Evil: Mexican Drug Cartels Targeting Children

Between 2006 and 2010, nearly 1,000 of the victims murdered by drug cartels were under the age of 18. Recently, many of these child victims have been toddlers and infants.


One infant was shot and killed while strapped into a car seat, while another was murdered while his grandmother cradled him in her arms.

In Chihuahua, a state police commander and her 5-year-old daughter were walking to school when both were shot dead by cartel gunmen.

In another case, three young girls between the ages of 12 and 15 were executed in their home in Ciudad Juarez when assassins showed up at their home to kill their father. When they realized he was not home, they killed his three young daughters instead.

Another savage murder involved a 4-year-old girl found dead with a bullet to the chest, slumped over the body of her murdered, bound, and gagged mother.

In these cases, it appears that the children were not victims of circumstance, but were actually targeted by the assassins. A message is being sent: no one is safe, no one will be spared from the violence. The murder of a rival or a law enforcement official is no longer enough; they now will kill children to reinforce fear.

Along with the recent discovery of several mass graves containing dozens of victims, the Mexican people are interpreting the latest developments as undeniable signs that the drug war is no longer only claiming victims from the drug trade and law enforcement: it is now taking the lives of the innocent and uninvolved.


The Mexican public appears to have reached a breaking point: they are no longer willing to accept the increasing violence and the escalation in brutality. On April 6, thousands of Mexican citizens took to the streets in several cities to protest the unrelenting crime and the Mexican government’s apparent inability to protect them from drug cartel violence. There have been almost 40,000 drug related murders since President Felipe Calderon took office in 2006, and the Mexican people have lost patience and confidence in their president’s handling of the bloody crime wave. The protesters message: they can no longer tolerate living in a state of constant fear.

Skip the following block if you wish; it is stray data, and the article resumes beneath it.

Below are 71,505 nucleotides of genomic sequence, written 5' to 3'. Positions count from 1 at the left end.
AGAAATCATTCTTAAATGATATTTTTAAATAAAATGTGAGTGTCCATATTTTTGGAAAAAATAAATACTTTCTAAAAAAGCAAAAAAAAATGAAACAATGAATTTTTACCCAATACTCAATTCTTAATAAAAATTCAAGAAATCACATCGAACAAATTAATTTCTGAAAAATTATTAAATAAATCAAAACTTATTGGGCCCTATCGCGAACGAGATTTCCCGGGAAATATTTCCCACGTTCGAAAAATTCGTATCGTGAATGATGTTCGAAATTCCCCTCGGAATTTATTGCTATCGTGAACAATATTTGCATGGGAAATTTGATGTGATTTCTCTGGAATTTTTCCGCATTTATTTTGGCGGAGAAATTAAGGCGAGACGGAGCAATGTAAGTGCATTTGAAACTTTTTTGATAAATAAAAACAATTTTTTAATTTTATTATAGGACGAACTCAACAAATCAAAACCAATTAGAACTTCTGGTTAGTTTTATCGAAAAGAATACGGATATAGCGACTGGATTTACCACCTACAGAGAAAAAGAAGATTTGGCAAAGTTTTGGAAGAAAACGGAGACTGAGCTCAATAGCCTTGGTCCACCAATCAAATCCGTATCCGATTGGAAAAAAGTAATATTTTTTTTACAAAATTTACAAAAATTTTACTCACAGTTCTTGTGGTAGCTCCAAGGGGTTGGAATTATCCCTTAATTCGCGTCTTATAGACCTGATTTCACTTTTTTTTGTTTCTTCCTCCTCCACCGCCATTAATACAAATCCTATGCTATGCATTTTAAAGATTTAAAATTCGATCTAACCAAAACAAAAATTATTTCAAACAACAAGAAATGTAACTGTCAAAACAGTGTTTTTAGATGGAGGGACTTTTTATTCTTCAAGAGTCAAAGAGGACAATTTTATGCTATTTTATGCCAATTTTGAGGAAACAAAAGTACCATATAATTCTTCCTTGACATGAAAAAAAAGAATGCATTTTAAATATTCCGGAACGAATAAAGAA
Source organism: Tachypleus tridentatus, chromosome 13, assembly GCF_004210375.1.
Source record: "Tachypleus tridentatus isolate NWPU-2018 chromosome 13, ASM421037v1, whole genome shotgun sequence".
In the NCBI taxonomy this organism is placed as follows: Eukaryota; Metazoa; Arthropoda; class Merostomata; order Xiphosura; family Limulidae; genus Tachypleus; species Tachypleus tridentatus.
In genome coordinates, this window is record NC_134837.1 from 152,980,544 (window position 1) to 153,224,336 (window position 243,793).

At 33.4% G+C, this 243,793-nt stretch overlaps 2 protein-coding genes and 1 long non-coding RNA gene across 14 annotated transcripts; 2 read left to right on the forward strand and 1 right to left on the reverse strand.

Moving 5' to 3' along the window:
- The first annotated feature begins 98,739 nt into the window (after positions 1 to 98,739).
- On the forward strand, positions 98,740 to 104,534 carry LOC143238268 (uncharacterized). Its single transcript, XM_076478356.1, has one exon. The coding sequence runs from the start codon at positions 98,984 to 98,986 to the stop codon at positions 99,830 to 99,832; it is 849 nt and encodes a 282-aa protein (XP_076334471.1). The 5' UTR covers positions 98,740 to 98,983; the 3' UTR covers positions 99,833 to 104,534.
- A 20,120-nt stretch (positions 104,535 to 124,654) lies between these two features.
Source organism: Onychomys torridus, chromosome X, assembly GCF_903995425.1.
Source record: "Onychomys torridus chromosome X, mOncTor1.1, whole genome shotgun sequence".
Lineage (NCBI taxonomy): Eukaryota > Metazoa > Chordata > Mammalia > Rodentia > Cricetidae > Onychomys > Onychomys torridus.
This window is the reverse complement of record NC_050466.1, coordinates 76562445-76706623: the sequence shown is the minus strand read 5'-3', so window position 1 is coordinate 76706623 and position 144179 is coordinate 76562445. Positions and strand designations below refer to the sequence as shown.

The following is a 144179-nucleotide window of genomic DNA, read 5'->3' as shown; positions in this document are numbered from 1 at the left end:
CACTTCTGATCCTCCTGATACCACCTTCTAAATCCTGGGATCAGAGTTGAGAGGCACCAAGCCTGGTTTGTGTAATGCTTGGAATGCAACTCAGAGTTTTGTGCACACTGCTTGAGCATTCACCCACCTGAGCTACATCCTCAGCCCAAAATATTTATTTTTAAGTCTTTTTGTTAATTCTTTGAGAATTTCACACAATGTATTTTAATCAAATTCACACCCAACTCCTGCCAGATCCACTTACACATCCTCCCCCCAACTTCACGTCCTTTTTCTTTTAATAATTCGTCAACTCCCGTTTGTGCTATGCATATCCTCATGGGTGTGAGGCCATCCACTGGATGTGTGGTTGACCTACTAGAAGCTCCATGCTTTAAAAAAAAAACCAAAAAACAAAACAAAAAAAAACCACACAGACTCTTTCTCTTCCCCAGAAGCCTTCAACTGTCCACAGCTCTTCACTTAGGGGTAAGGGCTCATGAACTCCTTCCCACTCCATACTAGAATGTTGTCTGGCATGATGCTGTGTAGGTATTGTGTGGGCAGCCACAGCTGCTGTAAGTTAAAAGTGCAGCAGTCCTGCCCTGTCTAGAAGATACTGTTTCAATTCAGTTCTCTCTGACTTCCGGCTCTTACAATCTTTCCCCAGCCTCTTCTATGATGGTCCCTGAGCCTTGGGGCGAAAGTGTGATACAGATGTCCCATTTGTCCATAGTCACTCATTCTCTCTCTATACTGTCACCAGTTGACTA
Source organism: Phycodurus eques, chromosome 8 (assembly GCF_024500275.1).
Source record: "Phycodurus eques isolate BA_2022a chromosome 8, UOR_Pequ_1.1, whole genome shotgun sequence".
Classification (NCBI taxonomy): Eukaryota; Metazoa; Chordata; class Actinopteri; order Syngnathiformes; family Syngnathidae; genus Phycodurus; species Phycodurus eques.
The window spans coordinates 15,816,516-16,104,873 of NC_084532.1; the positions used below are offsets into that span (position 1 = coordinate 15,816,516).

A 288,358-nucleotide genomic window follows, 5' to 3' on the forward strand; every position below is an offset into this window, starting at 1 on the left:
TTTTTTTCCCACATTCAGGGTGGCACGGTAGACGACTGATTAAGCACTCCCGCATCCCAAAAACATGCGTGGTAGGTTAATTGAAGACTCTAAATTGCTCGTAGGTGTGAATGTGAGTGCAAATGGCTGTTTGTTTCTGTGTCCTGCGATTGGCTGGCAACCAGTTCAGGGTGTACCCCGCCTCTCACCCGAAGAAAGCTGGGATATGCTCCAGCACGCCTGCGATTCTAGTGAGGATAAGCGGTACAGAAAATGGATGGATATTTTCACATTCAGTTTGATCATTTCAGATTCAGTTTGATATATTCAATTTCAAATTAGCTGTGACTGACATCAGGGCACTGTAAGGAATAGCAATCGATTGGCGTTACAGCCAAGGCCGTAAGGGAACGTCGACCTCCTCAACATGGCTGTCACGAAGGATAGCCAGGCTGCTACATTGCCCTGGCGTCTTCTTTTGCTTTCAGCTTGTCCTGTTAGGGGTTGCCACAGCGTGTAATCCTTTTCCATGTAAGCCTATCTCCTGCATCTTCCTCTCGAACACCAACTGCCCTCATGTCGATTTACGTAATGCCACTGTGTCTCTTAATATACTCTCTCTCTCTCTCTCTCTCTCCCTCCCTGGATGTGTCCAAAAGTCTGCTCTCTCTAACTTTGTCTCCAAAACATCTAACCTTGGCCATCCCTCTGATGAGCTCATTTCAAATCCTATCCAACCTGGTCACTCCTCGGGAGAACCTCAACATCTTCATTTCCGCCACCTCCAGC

The protest movement is splintered, however, with some wanting the government to crack down harder on the cartels, with others supporting the legalization of narcotics as the answer.

While the violence of the Mexican drug cartels has appeared in American cities close to the border, the Mexican people have been suffering the brunt of the terror during the past few years. Calderon had vowed to put an end to drug violence, yet the Mexican people have seen not only an increase of bloodshed but a frightening increase in brutality and barbarity. Execution style murders, beheadings, and dismemberments have graduated to the far more disturbing and heinous crime of targeting children.


Mexican society in general is deeply religious; the family is a sacred part of the societal structure. The murder of innocent children by drug cartel assassins is a strike at the heart of what the Mexican people hold sacred, and these savage crimes are being carried out solely with the intention of causing as much terror as possible.

It is important to note that all of these crimes are occuring opposite an almost 2,000-mile border with the U.S., a border that is porous and unsecured. This serious problem has so far not been a priority for Janet Napolitano and the Department of Homeland Security.

The Mexican drug cartels have been able to export their drugs and their murderous violence into the U.S. at will — it may only be a matter of time before they export their newest form of terror and intimidation.


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